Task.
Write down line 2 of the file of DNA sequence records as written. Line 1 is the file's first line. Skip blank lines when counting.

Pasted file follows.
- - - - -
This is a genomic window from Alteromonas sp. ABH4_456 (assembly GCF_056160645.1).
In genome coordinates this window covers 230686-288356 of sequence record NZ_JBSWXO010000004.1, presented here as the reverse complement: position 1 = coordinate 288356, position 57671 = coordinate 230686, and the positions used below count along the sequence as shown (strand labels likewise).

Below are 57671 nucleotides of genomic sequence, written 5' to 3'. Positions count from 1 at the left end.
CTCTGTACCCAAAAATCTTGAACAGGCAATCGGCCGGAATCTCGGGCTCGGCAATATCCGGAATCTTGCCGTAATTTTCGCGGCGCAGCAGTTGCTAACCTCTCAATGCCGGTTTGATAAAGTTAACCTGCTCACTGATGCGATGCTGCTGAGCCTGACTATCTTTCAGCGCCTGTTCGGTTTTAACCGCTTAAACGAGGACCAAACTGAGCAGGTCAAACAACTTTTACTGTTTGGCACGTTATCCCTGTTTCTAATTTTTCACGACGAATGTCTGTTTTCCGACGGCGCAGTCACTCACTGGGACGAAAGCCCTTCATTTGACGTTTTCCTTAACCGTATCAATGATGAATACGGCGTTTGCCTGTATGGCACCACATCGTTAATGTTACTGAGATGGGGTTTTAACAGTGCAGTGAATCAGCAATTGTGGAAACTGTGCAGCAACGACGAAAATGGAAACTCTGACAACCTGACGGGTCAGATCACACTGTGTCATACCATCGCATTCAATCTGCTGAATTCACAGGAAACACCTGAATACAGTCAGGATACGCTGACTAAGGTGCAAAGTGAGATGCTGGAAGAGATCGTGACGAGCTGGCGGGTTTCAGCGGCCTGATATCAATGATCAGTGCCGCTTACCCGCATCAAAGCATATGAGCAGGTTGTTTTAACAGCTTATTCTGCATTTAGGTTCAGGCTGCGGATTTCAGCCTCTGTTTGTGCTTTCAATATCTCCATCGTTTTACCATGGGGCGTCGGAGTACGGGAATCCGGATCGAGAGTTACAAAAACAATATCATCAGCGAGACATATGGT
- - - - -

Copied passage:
In genome coordinates this window covers 230686-288356 of sequence record NZ_JBSWXO010000004.1, presented here as the reverse complement: position 1 = coordinate 288356, position 57671 = coordinate 230686, and the positions used below count along the sequence as shown (strand labels likewise).